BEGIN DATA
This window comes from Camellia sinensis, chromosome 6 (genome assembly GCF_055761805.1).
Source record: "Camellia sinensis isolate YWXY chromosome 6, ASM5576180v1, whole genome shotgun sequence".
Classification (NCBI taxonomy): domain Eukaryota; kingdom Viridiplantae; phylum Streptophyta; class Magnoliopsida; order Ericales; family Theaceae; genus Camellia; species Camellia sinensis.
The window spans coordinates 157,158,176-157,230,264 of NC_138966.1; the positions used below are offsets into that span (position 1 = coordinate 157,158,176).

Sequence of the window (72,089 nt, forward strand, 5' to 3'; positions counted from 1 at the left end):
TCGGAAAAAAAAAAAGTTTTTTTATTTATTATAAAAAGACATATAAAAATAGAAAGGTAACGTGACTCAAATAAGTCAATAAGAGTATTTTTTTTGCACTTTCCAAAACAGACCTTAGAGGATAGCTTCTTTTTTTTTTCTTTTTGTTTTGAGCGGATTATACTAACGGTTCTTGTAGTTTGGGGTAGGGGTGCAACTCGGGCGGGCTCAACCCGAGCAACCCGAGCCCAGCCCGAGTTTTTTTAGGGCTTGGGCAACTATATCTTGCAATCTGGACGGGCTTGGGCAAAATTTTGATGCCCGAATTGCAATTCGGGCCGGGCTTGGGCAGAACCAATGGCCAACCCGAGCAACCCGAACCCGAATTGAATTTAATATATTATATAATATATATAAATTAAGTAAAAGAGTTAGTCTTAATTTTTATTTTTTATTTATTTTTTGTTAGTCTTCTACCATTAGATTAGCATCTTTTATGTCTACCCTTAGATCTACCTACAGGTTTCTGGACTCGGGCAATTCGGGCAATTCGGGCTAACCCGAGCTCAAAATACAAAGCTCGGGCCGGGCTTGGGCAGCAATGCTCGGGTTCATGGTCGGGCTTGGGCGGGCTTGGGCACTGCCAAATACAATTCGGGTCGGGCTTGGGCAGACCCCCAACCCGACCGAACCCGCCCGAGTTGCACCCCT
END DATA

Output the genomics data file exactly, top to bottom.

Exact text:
This window comes from Camellia sinensis, chromosome 6 (genome assembly GCF_055761805.1).
Source record: "Camellia sinensis isolate YWXY chromosome 6, ASM5576180v1, whole genome shotgun sequence".
Classification (NCBI taxonomy): domain Eukaryota; kingdom Viridiplantae; phylum Streptophyta; class Magnoliopsida; order Ericales; family Theaceae; genus Camellia; species Camellia sinensis.
The window spans coordinates 157,158,176-157,230,264 of NC_138966.1; the positions used below are offsets into that span (position 1 = coordinate 157,158,176).

Sequence of the window (72,089 nt, forward strand, 5' to 3'; positions counted from 1 at the left end):
TCGGAAAAAAAAAAAGTTTTTTTATTTATTATAAAAAGACATATAAAAATAGAAAGGTAACGTGACTCAAATAAGTCAATAAGAGTATTTTTTTTGCACTTTCCAAAACAGACCTTAGAGGATAGCTTCTTTTTTTTTTCTTTTTGTTTTGAGCGGATTATACTAACGGTTCTTGTAGTTTGGGGTAGGGGTGCAACTCGGGCGGGCTCAACCCGAGCAACCCGAGCCCAGCCCGAGTTTTTTTAGGGCTTGGGCAACTATATCTTGCAATCTGGACGGGCTTGGGCAAAATTTTGATGCCCGAATTGCAATTCGGGCCGGGCTTGGGCAGAACCAATGGCCAACCCGAGCAACCCGAACCCGAATTGAATTTAATATATTATATAATATATATAAATTAAGTAAAAGAGTTAGTCTTAATTTTTATTTTTTATTTATTTTTTGTTAGTCTTCTACCATTAGATTAGCATCTTTTATGTCTACCCTTAGATCTACCTACAGGTTTCTGGACTCGGGCAATTCGGGCAATTCGGGCTAACCCGAGCTCAAAATACAAAGCTCGGGCCGGGCTTGGGCAGCAATGCTCGGGTTCATGGTCGGGCTTGGGCGGGCTTGGGCACTGCCAAATACAATTCGGGTCGGGCTTGGGCAGACCCCCAACCCGACCGAACCCGCCCGAGTTGCACCCCT